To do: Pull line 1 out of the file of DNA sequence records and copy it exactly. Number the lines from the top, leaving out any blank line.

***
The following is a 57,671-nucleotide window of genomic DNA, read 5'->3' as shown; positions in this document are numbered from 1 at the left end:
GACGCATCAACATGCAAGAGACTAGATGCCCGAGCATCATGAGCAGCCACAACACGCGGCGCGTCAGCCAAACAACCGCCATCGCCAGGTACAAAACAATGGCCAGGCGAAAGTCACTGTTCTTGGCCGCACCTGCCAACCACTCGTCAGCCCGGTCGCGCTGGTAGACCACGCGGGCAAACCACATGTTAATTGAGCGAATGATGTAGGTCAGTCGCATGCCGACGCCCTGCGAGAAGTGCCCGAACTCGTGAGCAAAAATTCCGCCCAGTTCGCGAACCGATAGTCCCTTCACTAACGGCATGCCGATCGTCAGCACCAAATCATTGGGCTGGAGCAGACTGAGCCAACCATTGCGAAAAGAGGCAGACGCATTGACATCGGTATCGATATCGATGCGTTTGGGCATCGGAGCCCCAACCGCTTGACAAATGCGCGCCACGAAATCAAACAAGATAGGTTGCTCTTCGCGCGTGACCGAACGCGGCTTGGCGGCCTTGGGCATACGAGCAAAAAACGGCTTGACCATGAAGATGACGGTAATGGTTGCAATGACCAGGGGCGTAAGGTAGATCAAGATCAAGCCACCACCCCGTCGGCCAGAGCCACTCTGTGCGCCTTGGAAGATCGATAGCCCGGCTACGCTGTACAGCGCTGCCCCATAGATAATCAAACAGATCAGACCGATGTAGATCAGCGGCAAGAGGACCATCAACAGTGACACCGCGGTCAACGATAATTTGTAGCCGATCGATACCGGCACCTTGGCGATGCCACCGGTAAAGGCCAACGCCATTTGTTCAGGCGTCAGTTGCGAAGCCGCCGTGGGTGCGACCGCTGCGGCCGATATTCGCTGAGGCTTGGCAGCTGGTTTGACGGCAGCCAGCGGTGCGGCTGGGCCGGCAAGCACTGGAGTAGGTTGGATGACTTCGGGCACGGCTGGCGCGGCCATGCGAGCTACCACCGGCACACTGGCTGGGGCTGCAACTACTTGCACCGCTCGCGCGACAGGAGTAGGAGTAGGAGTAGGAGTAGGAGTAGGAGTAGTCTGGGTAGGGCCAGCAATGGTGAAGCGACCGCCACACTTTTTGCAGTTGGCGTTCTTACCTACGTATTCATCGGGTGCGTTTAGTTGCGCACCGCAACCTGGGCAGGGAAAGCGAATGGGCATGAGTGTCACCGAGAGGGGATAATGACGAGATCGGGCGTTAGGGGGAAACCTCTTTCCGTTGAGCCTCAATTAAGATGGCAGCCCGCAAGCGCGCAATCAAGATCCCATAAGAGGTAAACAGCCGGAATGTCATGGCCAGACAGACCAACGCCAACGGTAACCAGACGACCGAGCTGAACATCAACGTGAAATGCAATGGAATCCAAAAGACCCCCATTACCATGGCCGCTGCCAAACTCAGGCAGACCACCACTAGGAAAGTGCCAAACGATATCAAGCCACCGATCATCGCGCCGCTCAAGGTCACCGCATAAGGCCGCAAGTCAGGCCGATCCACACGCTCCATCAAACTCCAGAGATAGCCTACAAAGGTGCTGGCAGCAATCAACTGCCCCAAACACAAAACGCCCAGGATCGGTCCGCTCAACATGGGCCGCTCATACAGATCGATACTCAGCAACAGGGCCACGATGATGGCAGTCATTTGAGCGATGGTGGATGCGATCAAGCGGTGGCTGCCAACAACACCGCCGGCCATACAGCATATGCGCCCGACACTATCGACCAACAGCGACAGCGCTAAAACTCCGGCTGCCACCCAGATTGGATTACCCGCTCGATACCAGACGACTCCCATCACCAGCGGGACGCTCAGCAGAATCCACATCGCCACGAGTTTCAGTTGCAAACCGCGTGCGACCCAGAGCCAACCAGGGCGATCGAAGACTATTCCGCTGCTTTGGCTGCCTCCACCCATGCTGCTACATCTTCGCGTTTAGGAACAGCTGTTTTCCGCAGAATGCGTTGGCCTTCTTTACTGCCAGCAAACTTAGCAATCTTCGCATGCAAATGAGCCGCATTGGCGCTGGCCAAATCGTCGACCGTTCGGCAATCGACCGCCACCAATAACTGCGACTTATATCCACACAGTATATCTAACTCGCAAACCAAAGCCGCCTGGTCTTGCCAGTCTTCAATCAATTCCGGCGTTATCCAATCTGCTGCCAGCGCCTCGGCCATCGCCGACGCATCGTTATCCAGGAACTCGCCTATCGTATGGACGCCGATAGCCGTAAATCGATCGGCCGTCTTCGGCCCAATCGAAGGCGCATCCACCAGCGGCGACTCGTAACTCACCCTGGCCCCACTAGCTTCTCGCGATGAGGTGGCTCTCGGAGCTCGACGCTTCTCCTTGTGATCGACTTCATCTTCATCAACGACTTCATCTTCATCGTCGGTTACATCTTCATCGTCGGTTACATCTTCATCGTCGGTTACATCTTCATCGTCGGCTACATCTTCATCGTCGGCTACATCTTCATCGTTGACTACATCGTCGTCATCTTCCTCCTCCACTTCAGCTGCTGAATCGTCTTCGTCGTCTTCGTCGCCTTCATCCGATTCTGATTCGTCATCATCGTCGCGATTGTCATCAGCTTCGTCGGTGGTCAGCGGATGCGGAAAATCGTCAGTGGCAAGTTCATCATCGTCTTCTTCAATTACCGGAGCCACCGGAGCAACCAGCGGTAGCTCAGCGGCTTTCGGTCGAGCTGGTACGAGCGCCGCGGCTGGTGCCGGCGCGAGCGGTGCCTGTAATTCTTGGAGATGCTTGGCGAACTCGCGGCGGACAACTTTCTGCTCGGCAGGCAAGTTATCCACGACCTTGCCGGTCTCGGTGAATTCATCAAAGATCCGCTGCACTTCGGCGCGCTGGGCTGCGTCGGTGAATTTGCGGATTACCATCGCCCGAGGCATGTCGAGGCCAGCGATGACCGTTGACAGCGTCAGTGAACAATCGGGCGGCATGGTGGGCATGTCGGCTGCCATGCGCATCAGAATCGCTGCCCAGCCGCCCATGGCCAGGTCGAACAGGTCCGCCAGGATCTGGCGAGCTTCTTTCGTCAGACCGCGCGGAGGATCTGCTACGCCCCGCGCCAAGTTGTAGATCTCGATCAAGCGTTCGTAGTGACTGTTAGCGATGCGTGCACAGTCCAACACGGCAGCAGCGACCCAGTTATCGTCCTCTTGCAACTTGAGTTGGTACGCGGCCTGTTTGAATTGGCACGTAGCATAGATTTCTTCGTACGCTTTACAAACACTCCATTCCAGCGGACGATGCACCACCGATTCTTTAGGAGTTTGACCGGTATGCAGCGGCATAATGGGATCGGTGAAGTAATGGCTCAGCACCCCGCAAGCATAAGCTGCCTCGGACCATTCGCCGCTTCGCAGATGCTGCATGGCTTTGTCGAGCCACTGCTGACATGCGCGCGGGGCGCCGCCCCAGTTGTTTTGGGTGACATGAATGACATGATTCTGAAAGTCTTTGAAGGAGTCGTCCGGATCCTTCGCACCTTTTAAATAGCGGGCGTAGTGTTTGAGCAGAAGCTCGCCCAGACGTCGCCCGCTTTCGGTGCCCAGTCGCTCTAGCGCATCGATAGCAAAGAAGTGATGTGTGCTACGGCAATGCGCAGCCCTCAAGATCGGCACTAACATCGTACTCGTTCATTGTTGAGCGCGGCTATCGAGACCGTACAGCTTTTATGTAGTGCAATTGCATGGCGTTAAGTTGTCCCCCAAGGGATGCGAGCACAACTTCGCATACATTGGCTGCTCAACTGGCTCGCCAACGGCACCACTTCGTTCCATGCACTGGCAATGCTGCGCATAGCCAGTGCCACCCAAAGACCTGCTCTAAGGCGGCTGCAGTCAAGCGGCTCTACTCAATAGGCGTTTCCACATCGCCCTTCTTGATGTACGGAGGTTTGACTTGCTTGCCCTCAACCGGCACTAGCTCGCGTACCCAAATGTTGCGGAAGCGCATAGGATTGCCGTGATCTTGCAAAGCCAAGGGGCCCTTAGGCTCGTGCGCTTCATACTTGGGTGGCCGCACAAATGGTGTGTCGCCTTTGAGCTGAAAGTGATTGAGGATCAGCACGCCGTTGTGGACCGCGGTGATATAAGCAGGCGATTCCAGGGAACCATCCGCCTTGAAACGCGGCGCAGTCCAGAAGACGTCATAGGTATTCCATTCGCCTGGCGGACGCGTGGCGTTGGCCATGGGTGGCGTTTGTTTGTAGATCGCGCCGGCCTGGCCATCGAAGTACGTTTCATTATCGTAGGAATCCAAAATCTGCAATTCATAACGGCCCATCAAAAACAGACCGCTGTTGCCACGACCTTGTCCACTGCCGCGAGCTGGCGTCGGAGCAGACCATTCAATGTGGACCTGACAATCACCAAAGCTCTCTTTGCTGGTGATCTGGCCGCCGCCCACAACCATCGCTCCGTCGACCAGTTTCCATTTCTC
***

The following is a 57,671-nucleotide window of genomic DNA, read 5'->3' as shown; positions in this document are numbered from 1 at the left end: